Lead Nurturing – It’s Time to Go Deep


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I’m hearing a lot more talk of improving marketing ROI and a shift from lead acquisition to lead nurturing and conversion. The days of fat and sassy marketing spends, throwing money at additional new leads are coming to a close. If you’re going to be successful and have a decent bottom line, you’re going to have to go deep with your lists. You’re planting seeds that will later be harvested.

The size of your lead nurturing program will largely be dictated by the size of your lists and the tools at your disposal. You can nurture a few hundred leads each week, or a few hundred thousand. The database that I nuture contains over 3 million records across ten brands and we communicate with over 100,000 people each week.

Lead Nurturing – Best Practices:

1. Offer Value – Make sure to offer relavant content
2. Limit Offers – No more than 1 offer for every 4 messages
3. Manage your contact to lead ratio – Ensure your not over, or under communicating
4. Personalize Messaging – dynamic content, controlled by the user
5. Automation – Utilize automation to limit resources, maximize your ROI
6. Muli-Channel – Vary your messaging, email, direct mail, phone, events

Things to Avoid:

  • Blasting your list – this is desperate and also old school
  • Repeatedly sending the same offer – mix it up, don’t bore your list
  • Delivering poor content – keep them engaged
  • Don’t waste your time nurturing a purchased list – you don’t have permission

There is always a temptation to “blast” the entire list. However, this is not much of a strategy. It’s more of a desperate act intended to give you a “boost” in your response. However, it can do more harm than good, and I definitely wouldn’t recommend it unless absolutely necessary. After all, if you hit your entire list today, what will you do tomorrow? It’s likely that you’re blast will disrupt your nurturing campaigns and effect your nurturing response rates. In addition, you will likely generate bad-will with your list and your unsubscribe levels will jump. If you are going to take that approach, make sure your messaging is well aligned and offers value above and beyond your regular offers.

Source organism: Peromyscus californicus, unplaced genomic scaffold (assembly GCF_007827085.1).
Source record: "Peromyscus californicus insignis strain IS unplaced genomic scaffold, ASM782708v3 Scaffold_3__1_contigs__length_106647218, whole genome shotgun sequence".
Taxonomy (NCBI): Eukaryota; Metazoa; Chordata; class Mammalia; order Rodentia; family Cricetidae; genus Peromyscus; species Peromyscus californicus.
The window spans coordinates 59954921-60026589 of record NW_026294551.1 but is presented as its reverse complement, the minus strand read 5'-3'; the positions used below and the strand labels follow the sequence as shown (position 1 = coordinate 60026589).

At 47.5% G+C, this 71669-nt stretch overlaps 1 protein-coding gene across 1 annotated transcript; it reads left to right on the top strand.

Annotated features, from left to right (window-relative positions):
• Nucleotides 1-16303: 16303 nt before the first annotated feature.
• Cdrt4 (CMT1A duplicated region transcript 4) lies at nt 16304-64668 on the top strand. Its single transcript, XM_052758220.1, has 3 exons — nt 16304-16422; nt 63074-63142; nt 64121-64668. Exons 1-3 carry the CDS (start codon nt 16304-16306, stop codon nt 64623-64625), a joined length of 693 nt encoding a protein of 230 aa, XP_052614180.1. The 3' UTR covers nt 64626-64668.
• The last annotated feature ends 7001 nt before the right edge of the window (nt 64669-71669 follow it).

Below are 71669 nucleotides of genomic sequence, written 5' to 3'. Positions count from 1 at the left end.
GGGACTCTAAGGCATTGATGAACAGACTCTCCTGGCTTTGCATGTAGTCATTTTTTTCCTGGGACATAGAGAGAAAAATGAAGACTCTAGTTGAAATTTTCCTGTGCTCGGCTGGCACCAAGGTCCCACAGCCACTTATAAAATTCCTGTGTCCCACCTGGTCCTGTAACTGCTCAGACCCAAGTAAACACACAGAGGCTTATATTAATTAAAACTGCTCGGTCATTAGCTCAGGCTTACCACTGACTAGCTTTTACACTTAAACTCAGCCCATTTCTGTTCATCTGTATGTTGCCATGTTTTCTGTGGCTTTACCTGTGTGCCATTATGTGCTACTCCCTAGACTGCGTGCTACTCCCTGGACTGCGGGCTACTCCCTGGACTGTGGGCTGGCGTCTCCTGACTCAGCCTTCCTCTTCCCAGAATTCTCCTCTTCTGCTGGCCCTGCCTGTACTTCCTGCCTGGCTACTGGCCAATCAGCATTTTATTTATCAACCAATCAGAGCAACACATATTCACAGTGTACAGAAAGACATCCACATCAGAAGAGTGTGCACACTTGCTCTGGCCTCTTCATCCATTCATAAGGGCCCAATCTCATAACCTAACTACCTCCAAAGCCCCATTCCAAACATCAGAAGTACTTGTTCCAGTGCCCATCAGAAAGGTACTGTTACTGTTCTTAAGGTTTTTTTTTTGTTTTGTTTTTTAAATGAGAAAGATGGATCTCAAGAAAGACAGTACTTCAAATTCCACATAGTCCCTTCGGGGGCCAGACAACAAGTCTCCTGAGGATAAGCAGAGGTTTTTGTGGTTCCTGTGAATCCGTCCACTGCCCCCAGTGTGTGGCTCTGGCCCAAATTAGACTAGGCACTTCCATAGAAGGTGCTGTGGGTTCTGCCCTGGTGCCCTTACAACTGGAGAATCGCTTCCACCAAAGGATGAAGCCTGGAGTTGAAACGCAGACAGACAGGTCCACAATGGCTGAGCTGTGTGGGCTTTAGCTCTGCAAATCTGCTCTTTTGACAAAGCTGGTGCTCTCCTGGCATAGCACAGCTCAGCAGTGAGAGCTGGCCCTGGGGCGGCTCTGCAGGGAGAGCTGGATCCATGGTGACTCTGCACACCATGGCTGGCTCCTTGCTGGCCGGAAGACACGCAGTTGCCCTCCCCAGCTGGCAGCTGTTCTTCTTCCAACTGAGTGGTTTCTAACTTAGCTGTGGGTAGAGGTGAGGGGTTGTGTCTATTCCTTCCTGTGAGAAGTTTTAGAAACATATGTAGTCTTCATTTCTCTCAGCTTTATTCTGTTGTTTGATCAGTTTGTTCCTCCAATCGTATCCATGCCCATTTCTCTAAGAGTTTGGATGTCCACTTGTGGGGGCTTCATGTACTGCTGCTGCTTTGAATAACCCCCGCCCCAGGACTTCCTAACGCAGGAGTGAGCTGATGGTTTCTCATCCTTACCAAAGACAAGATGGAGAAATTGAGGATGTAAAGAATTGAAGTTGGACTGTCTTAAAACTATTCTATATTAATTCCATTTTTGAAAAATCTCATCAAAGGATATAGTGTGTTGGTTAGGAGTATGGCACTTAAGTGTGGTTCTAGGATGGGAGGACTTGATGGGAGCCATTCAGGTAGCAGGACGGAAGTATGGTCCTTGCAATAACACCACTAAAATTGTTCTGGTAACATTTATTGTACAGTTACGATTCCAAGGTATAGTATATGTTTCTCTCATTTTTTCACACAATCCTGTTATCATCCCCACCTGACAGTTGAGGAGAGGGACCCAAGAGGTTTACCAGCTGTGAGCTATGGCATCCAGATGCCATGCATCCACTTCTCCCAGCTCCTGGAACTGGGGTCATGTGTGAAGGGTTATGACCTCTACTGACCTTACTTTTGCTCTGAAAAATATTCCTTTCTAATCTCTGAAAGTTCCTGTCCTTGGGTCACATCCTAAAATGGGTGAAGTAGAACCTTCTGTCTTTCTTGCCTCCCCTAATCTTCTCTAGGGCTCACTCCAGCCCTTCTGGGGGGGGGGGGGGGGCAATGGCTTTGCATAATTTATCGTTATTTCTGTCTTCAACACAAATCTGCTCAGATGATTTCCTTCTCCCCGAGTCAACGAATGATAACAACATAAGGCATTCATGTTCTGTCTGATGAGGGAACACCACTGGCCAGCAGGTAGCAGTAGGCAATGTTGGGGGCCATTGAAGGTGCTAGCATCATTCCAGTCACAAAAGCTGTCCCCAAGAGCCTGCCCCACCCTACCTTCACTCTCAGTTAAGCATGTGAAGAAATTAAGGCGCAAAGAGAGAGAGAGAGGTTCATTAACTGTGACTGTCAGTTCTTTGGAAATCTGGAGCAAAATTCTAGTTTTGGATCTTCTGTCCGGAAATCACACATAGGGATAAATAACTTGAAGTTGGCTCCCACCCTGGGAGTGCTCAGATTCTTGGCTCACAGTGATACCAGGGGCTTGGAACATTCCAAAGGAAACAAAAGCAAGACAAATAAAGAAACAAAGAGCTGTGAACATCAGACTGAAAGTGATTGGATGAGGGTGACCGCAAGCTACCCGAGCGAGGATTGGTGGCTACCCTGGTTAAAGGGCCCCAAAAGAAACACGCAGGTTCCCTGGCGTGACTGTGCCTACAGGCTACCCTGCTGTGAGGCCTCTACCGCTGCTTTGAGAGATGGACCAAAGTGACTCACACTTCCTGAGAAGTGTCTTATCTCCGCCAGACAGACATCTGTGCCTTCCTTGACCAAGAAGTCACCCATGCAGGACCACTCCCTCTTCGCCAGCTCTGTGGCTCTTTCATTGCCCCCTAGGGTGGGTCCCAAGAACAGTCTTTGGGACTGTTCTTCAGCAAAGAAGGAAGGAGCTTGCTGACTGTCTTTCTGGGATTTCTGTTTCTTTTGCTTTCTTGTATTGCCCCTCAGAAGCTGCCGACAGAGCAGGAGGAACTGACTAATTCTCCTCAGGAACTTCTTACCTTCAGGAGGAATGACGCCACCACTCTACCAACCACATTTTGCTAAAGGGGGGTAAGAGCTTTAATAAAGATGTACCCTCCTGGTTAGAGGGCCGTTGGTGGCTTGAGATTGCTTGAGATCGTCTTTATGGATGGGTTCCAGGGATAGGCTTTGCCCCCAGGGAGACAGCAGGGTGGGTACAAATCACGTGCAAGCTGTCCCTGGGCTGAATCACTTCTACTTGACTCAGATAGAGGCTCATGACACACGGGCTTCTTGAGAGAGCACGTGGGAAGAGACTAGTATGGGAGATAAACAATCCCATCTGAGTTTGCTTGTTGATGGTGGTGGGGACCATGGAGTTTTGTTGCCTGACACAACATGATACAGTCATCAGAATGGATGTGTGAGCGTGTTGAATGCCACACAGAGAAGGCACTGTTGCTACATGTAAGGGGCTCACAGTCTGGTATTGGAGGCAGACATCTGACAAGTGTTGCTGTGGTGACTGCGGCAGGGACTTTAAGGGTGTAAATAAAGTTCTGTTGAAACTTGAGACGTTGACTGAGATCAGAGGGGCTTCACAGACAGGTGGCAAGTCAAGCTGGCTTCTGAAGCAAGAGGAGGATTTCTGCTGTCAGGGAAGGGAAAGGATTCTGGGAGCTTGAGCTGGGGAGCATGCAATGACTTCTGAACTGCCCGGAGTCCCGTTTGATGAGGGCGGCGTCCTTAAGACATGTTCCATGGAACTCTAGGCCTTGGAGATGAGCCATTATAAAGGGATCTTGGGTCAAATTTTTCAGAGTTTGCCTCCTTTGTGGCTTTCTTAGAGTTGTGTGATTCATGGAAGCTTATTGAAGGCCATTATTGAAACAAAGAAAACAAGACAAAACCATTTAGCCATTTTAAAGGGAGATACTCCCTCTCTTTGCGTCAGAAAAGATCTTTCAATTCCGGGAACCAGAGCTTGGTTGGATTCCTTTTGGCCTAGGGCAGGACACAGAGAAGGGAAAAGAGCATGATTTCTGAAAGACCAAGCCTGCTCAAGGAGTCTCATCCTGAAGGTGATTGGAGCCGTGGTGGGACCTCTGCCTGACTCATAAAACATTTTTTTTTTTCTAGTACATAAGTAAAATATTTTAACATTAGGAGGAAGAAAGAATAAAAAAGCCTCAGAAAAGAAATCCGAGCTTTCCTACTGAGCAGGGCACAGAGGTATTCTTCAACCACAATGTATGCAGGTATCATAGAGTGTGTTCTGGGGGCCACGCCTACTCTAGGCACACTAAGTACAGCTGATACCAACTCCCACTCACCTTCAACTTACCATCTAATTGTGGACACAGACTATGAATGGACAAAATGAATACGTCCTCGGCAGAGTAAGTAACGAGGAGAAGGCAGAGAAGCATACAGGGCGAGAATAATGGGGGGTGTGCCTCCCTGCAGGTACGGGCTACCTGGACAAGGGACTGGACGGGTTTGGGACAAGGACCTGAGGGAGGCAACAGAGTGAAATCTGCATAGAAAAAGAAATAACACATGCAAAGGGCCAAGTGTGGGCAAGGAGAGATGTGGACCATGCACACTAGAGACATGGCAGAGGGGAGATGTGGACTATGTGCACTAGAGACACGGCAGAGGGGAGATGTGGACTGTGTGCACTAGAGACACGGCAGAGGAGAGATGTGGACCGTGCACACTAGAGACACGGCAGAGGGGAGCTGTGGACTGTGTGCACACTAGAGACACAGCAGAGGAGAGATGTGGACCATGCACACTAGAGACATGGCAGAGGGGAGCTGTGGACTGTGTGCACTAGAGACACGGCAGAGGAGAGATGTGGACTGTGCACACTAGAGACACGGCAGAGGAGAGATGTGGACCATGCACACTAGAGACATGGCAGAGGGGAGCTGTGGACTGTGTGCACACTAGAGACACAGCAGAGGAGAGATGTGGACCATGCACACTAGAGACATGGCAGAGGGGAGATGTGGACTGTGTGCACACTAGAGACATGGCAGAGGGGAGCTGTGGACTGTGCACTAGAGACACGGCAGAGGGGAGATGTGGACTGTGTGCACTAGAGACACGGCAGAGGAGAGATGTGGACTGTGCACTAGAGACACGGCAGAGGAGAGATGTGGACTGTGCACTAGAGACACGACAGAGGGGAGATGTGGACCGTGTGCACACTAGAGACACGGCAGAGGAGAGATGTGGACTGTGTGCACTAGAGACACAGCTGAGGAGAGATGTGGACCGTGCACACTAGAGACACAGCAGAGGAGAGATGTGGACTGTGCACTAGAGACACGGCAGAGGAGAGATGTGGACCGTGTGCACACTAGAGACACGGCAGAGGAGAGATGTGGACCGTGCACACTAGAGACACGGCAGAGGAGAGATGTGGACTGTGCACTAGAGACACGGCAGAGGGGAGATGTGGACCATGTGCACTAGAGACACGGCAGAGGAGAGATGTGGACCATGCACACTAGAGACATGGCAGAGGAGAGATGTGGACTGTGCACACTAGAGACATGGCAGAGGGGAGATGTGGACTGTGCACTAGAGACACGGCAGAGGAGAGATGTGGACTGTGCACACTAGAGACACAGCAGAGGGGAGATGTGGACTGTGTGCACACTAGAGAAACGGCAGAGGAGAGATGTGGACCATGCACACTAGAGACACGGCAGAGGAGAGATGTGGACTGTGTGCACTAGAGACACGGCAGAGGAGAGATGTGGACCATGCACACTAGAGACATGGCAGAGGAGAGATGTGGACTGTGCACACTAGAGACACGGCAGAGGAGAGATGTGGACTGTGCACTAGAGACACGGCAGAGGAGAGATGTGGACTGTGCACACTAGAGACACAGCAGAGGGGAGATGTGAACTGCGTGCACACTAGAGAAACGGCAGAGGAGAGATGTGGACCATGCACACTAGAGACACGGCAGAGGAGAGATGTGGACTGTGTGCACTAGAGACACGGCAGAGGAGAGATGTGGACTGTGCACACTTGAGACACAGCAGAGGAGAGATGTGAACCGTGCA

Thoughts on Nurturing:

In my organization, I spend a lot of time educating others on our nurturing program. The sales team, the lead gen team, management. I had a conversation with a sales manager a few weeks ago regarding our lead nurturing program. In order to protect the innocent, I’ll call him Bob. Bob believed that because of improved sales efficiencies in the beginning of the sales cycle, all buyers would be sold. That would leave very few actual buyers left in the marketing pipeline. He’s made remarketing obsolete! Great job Bob… You’re missing the point. At best, you’re likely to only close 5% of your leads on the first attempt. That will leave 95% of the pool available to market to. Studies prove that 80% of leads will end up purchasing in the next two years.

The only question is… Will they purchase from you, or your competitors? The 95% who are “unqualified” are actually closer to purchasing, than new leads you’ve just acquired today. If we discontinue remarketing, simply because they’ve achieved a 1-2% performance increase in front-end conversion… we will miss out on the additional 5-10% that would convert over the next year if properly nurtured and persuaded.


There are many tools that can help you automate your nurturing program, including; InsideSales.com, Eloqua and the use of SQL programming. If you’re attempting to nurture a larger list, your infrastructure is critical.

If you’d like more information on lead nurturing, I found this great report on MarketingSherpa.com: Lead Nurturing Best Practices: New Data, Charts, Tips to Put More Punch in Your Cultivation Tactics

Carson Poppenger
After building a process to contact, qualify, and convert legacy data into new sales opportunities, Carson Poppenger co-founded Squeeze (GoSqueeze.com) to help other businesses accelerate sales, grow revenue, and increase profitability. He currently serves as president of the company and lives in Utah with his wife and three children.


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